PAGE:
Why Store Your Sheep Records on a Computer?
People have been keeping track of their sheep for thousands of years while desktop computers are a modern invention. Why should a shepherd bother with using a computer to store information about the flock?
I expect that you know why it is important to keep records about your sheep. By this I mean things such as the birthdates, lineage, health records, feeding practices, weights, and so on. The records help you in making all sorts of decisions about how to manage the flock.
Sheep records are commonly found in three places or some combination of the three.
- Your memory
- On paper
- On a computer
I can't argue against the first two. I encourage you to maintain those records as best as you are able. (Some people have very strong opinions about the value of dietary supplements in maintaining a good memory.) But I want to spend some time discussing the merits of using a computer with the right software. Using a computer doesn't mean that you give up the other two. You can print out a fresh copy of all of your records every three months, for example, to maintain a reliable paper system.
Finding your Information
The primary advantage of using a computer to store your information is that you can find what you are looking for. Having written records does you no good if you can't find the information that you need.
A well organized set of index cards stored inside of a box can be very effective for storing information. The information is stored. But can it be found?
Paper index cards (or file folders) can only be sorted in one way and therefore you can only find records by looking up using that known keyword. In the case of sheep records, you would probably sort the records by tag number. What if a sheep has a registration number for its breed in addition to a tag number? Can you look up a sheep by its registration number? No, not unless you make a copy of the entire card system and sort the copy by registration number.
Before using computers for their records, libraries did this for their card filing system. For each book the library card system has a Title card, an Author card, and a Subject Card. That's three cards per book. You could look up a book by any of those three pieces of information since each set of cards were sorted differently.
In practice, for sheep records, making duplicate paper records in the manner of the library card catalog is never done. If you have paper records, they are sorted in only one way and you are limited to finding records easily only if you know the tag number. Conducting even simple searches beyond this is a tedious exercise of examining each record by hand.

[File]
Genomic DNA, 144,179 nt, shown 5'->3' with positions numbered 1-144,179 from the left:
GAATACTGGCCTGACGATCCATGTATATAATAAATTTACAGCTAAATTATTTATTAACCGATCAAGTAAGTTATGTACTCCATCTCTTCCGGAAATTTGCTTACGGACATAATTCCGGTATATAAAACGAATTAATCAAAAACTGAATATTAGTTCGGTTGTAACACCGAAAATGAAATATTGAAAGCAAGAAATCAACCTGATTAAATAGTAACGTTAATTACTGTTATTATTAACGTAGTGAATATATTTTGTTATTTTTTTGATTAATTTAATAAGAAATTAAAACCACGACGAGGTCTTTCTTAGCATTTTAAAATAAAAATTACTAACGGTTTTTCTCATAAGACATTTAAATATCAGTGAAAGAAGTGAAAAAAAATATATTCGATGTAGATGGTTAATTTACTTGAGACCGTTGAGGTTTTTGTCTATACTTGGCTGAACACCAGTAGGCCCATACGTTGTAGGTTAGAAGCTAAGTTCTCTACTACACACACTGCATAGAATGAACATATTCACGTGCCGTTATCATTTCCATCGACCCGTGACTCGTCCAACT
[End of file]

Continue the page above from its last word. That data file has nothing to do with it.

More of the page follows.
When the records are stored with a good software program on a computer, you can look up records based upon any set of criteria. The key is to use a high quality program that lets the user have full and easy access to their records. The following searches can be very easily done using FlockFiler (Lite or Pro).
- Find all the daughters of the ram with the tag #0355.
- Find all the sheep born here in the year 2003.
- Find all non-white sheep.
- Find all sheep born as a single.
- Find all non-white singles born in 2003 to the ram #0355.
As you can see, searches can be general or highly specific. The goal is to let the strengths of the computer do the difficult or the tedious work for you. A well designed database program lets you ask questions and get answers from your records to an extent that is not feasible in a paper-based recordkeeping system.
Handle Lots of Information in an Organized Way
Your memory or your paper system can be overwhelmed with the sheer volume of information that you may keep over time. A proper computer database can store effectively unlimited quantities of information. You won't have to keep buying additional boxes for your card files, additional 3-ring binders, or additional file cabinets. (Or, for those of you who never write anything down, you won't have to consume ever larger handfuls of brain-enhancing pills.)
Even if you don't breed year after year and generate more and more records of your lambs, there is the growing accumulation of health and maintenance records. Having a convenient place to store every piece of information about your sheep removes a lot of the hassle of record keeping. A well designed database has designated places for all of the normal stuff. And it has the ability to store additional miscellaneous information in a useful way.
By "a useful way", I mean that the information becomes a natural part of the sheep's record and can be used as part of your search criteria. If you put a note in a sheep's file that says "Discovered that Fluffy likes raw peanuts in the shells.", you can search later for any sheep with "peanuts" in any of its notes. Even your free form notes are easy to find again.
Unless you are in the habit of typing your printed records, most of the paper records will be hand written. Some people have very neat writing. But some don't. (I don't.) Paper records are not much use if they can't be read. Often the records need to be read by others besides the person who wrote them.
A computer solution can assist by being clear and legible. Printed material from the computer will be typewritten, well formatted, and consistent from record to record. Not only is this easier to read, your records look more professional when you share them with other shepherds.
Make Copies Easily
Computer records can be easily printed onto paper or copied to another computer. You won't have to worry about having only a single paper record that could be destroyed in an accident. You can make multiple copies of the computer information and keep them in safe locations. You can print out records to keep a redundant paper copy. When you sell breeder sheep, you can easily provide the new owner with complete records of that sheep on paper and/or a computer file.